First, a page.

Now, when we have such cool stuff, that works on localhost, let's make it work cross domain. Add new Web Handler (just add new item and choose web handler type) to your web project. It'll generate new ashx file with two methods. Look into it - it give you all you need for rerouting all requests into external web address. Just a tip in order to make handler know about what you want it to do generate requests from silverlight following way: http://localhost/myhandler.ashx?url=http://externalurl/page.aspx&att1=something&att2=something&method=GET inside web handler translate all necessary information, you already passed into real request and return the external response. If you do not know, what I mean by this sentence, you probably should lean programming a bit :), 'cos web handler makes you able to perform cross domain requests and responses with regular dot net methods.

Are you still need Google Gears? You do not, for real. Danny, you too :)

Shorten steps:

  1. Create Silverlight project

  2. Create Empty Web project

  3. Link Silverlight project to the Web project

  4. Copy TestPage.html and Silverlight.js from Silverlight into Web project

  5. Make Web project to be default project and TestPage.html to be a default page

  6. Create new Web Handler page in Web project

  7. By using System.Net namespace forward all requests by parsing parameters of current request

  8. Return what you got from external domain (don't forget to provide content type

  9. Have a nice day with fluent debugging only one copy of original project and cross-domain calls in Silverlight

We done, folks. Have a nice programming day. A moony and filed by silver light day :)

Saturday, June 16, 2007

That's over, men, that's over

 So, we done. The first stage of MCP exams preparation for WPF 3.5 is over. It was great pleasure to work with this worldwide team of WPF professionals. Next stage is coming soon. So meanwhile I would suggest you to start learning for it, because up to end of this year, the certification will be ready and it will be really hard. Please notice, that "TestKing and Ko" will be unable to help those, who will not work to learn for it :)

Here the team, great thank to you, we were really outstanding crew. (due to MS request all faces and desks are blurred)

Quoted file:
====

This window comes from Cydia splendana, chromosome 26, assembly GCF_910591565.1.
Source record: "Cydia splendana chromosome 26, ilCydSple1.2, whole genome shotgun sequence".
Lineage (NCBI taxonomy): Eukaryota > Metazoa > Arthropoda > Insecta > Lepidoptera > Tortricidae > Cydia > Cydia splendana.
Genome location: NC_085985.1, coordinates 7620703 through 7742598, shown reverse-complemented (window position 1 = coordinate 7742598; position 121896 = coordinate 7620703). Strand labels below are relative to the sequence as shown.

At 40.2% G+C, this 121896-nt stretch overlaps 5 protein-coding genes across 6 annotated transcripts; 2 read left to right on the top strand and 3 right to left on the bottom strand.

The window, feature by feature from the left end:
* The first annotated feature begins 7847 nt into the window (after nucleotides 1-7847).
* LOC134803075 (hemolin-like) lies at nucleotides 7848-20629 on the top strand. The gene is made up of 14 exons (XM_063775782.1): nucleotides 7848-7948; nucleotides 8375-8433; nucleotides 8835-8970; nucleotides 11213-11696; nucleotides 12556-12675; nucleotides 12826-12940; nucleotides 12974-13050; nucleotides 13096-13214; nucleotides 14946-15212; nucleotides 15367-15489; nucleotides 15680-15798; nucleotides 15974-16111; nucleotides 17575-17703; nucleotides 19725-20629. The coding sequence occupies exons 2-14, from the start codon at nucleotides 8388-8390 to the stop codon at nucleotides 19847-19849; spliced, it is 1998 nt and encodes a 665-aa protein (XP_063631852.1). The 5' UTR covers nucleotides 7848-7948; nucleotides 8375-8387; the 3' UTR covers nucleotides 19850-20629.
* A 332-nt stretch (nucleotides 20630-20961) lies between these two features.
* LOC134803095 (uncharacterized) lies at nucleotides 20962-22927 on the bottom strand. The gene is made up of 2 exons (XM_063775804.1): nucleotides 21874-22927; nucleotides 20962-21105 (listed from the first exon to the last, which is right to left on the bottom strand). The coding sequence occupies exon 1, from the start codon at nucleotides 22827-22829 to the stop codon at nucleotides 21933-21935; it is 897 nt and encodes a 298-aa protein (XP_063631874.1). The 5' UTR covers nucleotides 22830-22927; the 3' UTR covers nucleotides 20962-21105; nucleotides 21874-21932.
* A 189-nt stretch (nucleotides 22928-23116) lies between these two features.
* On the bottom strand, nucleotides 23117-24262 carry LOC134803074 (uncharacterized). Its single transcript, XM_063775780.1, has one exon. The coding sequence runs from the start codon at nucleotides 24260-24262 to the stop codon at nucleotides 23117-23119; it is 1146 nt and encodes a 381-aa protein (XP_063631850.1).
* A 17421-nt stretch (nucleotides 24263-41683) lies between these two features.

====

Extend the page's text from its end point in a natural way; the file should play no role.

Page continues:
WPF Cert Exam Team - GrabCut

Sunday, June 10, 2007

Right-To-Left support for Silverlight

Since, in Silverlight (at least not in current version) there is no support for bidirectional text, I was asked to find a way to get over it. My first try was to try to apply TextDirection and Language properties of Run element (well known and used in WPF) in Silverlight. Unfortunately, there are no such properties (even internal) for this, so I start looking for another methods. As well as we have no such property in XAML element, we have no FormattedText object to pass Direction property there. So this "smart" method is also unacceptable. Translations and transformations are not very helpfully as well, so let's look into 90th. Time, when no one knows about BIDI support at all. The well-known method then was character array swapping. You can believe or not, but the same old stuff working well in Silverlight (both in 1.0 and 1.1 versions). How to do it? Really simple.


Silverlight 1.1
        char[] text = myText.Text.ToCharArray();
myText.Text =
new string(text);



Silverlight 1.0
        myText.Text = myText.Text.split('').reverse.join('');


We done, folks. Have a nice hebrew day.


Thursday, June 07, 2007

The first full time WPF training is over

Today, for the first time since Hi-Tech college days about seven years ago, I teaches full day dev session. It was about WPF and covered all information from fundamentals to interop. I can tag this session as "Learn to understand and write WPF in eight ours" (cool name, indeed). Here the list of topics were covered:

  • Fundamentals (30 min)
  • 2D graphics (40 min)
  • Tools (15 min)
  • Styles, Templates and Resources (60 min)
  • Data Binding (60 min)
  • Animation (60 min)
  • Interop (30 min)

It also includes some demos (cannot without it) and 4 hand-on labs. So, pure 8 hours of WPF studying for those who know briefly what WPF is about, but still can not understand what and how to do with it. 

According audience feedback - the session was great, at least, now they know to write WPF well-designed application without putting all stuff should be in XAML to code-behind.

Sunday evening I'm going to teach they designers how to use Blend in 4 hours. So, if I'll count total amount of sessions for near time, I already spoke last 3.5 full days for three clients and going to speak another 1.5 days for two others. My voice is almost over, but I'm happy for all those who attend and now can use WPF for their real development without myself to make them code review and give negative feedbacks about developers' compulsions to write everything in C# (VB/Java) instead of using XAML markup :)

I know, that I have to release next beta versions of Vista Battery Saver, promised for last week. So now, when I have all those sessions done and ready for next a couple of days, I can finally do it. Hallelujah! :)